Make us your home page

Today’s top headlines delivered to you daily.

(View our Privacy Policy)

Fallen Plant City Marine remembered as fun-loving, focused

Katherine Clement, left, comforts her daughter Katie Freeman along with her father William Clement as she watches the casket of her husband, Marine Lance Cpl. Ronald D. Freeman, as it is carried to a hearse Thursday in Thonotosassa.


Katherine Clement, left, comforts her daughter Katie Freeman along with her father William Clement as she watches the casket of her husband, Marine Lance Cpl. Ronald D. Freeman, as it is carried to a hearse Thursday in Thonotosassa.

Katelyn Freeman, who turned a year old the day her daddy died, wore a pink bow in her hair to his funeral.

That same pink bow appeared in many of the pictures that filled a screen behind her father's flag-draped casket.

The pictures show how Lance Cpl. Ronald Douglas Freeman lived: family vacations, Christmas and horsing around at home. In nearly every photo, Freeman is smiling proudly.

His son, William Douglas, was born 10 days before Freeman died in Afghanistan. The two never got a chance to meet, and now those pictures are the only way he will know the fallen Marine's smile.

Freeman, who grew up near Plant City, was killed April 28 by a roadside bomb while supporting Operation Enduring Freedom in Helmand Province. Family and friends memorialized him Thursday at his home church, East Thonotosassa Baptist Church, and buried him at Florida National Cemetery.

Known as "Doug" or "Dougie," he was recalled as a fun-loving yet focused man who accomplished so much during his 25 years.

"He was a Marine and family man," friend Katherine Rutherford said. "That's what he wanted. He would have let anybody know."

Freeman and his future wife, Katie, were visiting Tallahassee when they met at a graduation party. They married after a brief courtship and started a family soon after.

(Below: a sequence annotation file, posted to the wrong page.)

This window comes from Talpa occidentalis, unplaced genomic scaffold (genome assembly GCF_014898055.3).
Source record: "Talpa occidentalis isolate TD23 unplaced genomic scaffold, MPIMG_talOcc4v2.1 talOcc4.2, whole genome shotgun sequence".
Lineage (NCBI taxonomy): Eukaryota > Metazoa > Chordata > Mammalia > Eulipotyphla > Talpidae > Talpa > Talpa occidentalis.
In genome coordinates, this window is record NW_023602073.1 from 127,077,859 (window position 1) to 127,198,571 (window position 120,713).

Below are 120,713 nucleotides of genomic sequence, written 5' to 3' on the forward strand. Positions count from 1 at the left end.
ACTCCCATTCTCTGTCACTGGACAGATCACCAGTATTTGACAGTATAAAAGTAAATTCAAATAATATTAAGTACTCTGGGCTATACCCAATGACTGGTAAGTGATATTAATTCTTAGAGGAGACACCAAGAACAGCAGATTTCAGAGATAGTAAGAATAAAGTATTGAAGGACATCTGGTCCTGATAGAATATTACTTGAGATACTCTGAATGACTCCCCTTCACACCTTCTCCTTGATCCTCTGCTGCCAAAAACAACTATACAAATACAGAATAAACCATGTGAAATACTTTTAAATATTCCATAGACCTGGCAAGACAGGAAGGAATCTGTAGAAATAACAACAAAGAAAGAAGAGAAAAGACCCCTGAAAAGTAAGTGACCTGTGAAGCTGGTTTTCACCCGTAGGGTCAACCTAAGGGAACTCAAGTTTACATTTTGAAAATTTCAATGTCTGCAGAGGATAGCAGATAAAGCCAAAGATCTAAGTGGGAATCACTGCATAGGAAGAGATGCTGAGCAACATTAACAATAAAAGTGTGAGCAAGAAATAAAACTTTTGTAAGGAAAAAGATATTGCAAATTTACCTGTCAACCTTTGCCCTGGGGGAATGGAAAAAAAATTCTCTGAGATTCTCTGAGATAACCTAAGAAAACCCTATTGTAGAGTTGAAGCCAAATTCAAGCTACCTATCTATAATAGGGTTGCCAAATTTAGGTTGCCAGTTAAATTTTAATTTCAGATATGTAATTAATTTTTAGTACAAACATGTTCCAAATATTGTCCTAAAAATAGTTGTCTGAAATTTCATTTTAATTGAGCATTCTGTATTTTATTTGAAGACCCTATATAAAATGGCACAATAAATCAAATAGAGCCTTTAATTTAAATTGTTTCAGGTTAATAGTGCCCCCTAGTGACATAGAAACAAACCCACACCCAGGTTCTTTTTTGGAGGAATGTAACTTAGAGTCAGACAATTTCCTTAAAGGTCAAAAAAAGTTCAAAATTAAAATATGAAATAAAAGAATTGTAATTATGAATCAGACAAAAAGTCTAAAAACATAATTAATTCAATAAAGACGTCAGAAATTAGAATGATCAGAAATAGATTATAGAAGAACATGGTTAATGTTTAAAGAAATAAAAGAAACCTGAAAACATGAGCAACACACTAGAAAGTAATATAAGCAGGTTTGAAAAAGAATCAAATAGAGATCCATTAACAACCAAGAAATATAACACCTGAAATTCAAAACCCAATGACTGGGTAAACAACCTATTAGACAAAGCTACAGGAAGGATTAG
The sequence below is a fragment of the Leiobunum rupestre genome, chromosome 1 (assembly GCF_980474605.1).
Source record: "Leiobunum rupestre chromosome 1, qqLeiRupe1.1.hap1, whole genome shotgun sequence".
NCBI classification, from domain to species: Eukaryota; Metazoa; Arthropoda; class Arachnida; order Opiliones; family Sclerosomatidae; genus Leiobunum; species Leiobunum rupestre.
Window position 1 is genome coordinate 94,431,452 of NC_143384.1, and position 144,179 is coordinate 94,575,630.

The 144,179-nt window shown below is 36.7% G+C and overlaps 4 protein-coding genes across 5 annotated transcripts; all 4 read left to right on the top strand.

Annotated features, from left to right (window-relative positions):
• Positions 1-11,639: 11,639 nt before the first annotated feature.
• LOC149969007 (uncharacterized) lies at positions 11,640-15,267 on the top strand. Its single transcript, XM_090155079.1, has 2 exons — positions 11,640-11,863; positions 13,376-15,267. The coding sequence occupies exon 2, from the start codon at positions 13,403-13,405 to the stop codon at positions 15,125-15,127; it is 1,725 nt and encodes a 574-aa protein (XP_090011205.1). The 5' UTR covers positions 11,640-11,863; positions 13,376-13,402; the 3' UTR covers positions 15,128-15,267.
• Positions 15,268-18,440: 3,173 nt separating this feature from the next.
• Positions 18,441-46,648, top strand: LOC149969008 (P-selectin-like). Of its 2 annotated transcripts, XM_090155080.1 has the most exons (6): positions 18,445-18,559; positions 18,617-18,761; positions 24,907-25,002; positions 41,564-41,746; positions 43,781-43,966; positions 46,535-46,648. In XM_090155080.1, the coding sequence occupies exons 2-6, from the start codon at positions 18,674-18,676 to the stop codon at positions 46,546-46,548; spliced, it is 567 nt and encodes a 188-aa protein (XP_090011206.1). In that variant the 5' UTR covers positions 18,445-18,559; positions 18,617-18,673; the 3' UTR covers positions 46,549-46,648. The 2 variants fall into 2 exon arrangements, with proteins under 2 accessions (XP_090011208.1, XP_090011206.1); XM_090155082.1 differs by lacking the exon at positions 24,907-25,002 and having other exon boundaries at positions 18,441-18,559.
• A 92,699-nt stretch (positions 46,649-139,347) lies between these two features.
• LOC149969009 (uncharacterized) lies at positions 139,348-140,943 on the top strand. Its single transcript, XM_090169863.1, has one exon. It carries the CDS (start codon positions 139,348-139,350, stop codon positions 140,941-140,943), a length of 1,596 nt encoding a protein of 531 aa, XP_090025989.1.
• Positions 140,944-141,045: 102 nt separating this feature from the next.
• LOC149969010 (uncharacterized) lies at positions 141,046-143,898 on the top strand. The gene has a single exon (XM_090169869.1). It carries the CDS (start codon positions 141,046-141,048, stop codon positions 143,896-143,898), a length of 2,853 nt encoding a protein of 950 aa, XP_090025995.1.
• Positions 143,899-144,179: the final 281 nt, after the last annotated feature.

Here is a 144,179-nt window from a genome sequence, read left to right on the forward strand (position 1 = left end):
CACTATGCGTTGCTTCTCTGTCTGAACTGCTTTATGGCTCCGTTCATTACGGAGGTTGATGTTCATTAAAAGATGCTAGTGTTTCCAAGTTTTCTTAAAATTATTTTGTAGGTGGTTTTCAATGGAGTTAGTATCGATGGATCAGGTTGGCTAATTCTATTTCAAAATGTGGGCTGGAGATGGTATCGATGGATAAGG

He decided to join the Marines in 2008, even when people told him he was a long shot. But Freeman worked out until he shed 100 pounds and the Marines accepted him as an enlistee.

Mandy Owens was one of those naysayers, though she admits she should have known better than to doubt her stubborn friend.

"He did what he wanted to do," Owens said. "When he had his mind set on something, Dougie did it."

Though Freeman was excited about his military service, he fretted about his wife and how she would manage during his deployment. Several weeks ago, he helped her move to the Plant City area so she could have family support nearby.

He was only in Afghanistan for about a month.

During that time, Freeman used a metal detector to find improvised explosive devices. He discovered nine in those short weeks, as well as a 40-pound homemade explosive, said Lt. David Duprey, a Marine chaplain.

But on the day he died, a mine exploded as Freeman stepped out of a truck to search the area.

Not long ago, Freeman sent his wife a card, Pastor James Brady said during the funeral. Freeman wrote that he loved her more than life itself. He told her not to worry about him while he was away and they would see each other again.